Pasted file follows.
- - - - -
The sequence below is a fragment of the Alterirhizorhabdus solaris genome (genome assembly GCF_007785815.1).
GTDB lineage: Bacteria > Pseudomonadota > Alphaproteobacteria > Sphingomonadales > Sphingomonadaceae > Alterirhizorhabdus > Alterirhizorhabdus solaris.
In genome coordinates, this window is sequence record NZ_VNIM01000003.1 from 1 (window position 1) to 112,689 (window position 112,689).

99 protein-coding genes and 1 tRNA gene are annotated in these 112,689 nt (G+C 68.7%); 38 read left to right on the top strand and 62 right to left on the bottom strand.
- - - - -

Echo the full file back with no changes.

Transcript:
The sequence below is a fragment of the Alterirhizorhabdus solaris genome (genome assembly GCF_007785815.1).
GTDB lineage: Bacteria > Pseudomonadota > Alphaproteobacteria > Sphingomonadales > Sphingomonadaceae > Alterirhizorhabdus > Alterirhizorhabdus solaris.
In genome coordinates, this window is sequence record NZ_VNIM01000003.1 from 1 (window position 1) to 112,689 (window position 112,689).

99 protein-coding genes and 1 tRNA gene are annotated in these 112,689 nt (G+C 68.7%); 38 read left to right on the top strand and 62 right to left on the bottom strand.